Woodworm - Furniture beetle

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I have just bought a house and there appears to be a small amount of woodworm holes in the loft bedroom floor. the company we instructed to do a damp and woodwork survey say that there is a small / medium scattered infestation throughout the whole house but when we took up ALL the carpets (at their request) we could not find any other signs of woodworm - only in this one spot in the loft bedroom. They are now saying that they need to treat the whole house at a cost of around £1000! can they just treat the area where there is evidence of the woodworm? i cannot see any evidence any where else in the house - and to my un trained eye the evidence in the loft bedroom looks historic anyway. Do they need to treat the whole house or can they just treat the area with holes?

Thanks

Eddy
 
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Thanks for the response,

I have invited a building surveyor who does not carry out any remedial works to guve me a second opinion.

Reading through the articles previously mentioned and the one posted by AronSearle, it seems to me that it is unlikely that i need any form of treatment as there is central heating (and has een for many years) and adequate ventilation throughout the property and sub floor area.

Eddy
 
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Believe it or not, the furniture beetle can be unwillingly introduced to a building courtesy of antique furniture being brought in ( don't ask me how I know :p )
So, the plan is to see if the holes are recent or historic. Block every hole with some sort of filler, and see if more occur.
The exiting beetle flies towards light and can land on a window sill, so look there.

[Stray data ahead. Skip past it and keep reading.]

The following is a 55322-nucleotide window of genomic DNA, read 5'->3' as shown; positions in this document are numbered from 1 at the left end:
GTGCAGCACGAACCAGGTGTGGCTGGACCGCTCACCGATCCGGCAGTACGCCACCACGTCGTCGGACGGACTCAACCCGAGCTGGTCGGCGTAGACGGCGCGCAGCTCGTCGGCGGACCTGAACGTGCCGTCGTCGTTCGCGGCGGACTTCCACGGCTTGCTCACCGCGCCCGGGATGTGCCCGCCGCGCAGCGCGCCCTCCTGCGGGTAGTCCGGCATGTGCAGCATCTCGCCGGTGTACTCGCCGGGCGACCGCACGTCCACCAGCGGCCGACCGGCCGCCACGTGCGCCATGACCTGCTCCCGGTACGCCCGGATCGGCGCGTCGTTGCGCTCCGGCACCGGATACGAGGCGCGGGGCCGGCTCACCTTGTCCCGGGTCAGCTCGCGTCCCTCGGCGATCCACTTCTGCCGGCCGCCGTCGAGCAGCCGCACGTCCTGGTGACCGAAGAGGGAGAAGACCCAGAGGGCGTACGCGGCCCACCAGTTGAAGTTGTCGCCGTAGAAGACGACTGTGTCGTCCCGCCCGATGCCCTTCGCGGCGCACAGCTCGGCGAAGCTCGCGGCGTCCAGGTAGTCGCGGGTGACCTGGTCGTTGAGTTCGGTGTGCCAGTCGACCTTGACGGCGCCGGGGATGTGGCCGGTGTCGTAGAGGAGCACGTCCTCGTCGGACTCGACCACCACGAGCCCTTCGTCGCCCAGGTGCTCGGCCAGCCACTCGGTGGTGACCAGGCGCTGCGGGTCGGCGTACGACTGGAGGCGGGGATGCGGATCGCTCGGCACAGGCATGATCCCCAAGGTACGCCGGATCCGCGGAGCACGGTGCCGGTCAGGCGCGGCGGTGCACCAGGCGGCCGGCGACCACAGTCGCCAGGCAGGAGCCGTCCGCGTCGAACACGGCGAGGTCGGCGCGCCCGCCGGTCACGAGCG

Flood the infected timber with preservative, and worry ye not.....any treatment firm will shout bingo when they are contacted - it's how they make money!
John :)
 
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As John says it's often introduced with antique furniture. . . :oops:
Do as he says, and don't worry.
 
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so what you are all saying is that no matter what the company says - however they justify the need to fully treat the whole of my house, i should tell them to sling their hook!!!
Some of the holes look fairly new. some are on one of the stair stringers but there are no holes on the stair treads or risers and there are no holes on the opposite stringer. The areas where there are holes look to be a different generation of timber from the treads and risers - maybe this suggesrts it is historical?

Thanks everyone

Eddy
 
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The only benefit to getting them to treat the timbers rather than doing it yourself, is they will provide a guarantee for the works.

Of course this guarantee will be filled with clauses and sub clauses, and on the lottery winning chances it is actually worth more than the paper it is written on, they will probably not exist when you come to claim on the guarantee.
 
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AronSearle,

would i just need to treat the areas where i see exit holes - or the whole lot - as per what Damp Stop are telling me? They want to spray the topside of the floor boards AND the underside (not sure how they think they can do this without removing ceilings below).

Eddy
 
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Well, I wouldn’t bother doing anything.

If there is a need to treat, then you need to treat all exposed surfaces. The treatment will not soak into the wood, just superficially into the surface. It kills them as they emerge or kills eggs being laid on the surface. Whether you should treat hidden surfaces depends on how likely it is that insects will attack those surfaces. There is no special trick or chemical that they are using, it’s just insecticidal treatment sprayed onto the timbers.

It is extremely rare for them to attack dry timber, and if you have wet decaying timber, then that’s an issue itself anyway.

In old properties they will *always* find evidence of woodworm, If these companies are to be believed, then the vast majority of untreated timbers in UK housing stock should be falling away from insect damage, but they are not.
 
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1k and not lifting any floorboards,oooo they sound top notch dont they.
if that is all there going to do,then i would obtain some woodworm fluid and do it all yourself.
 
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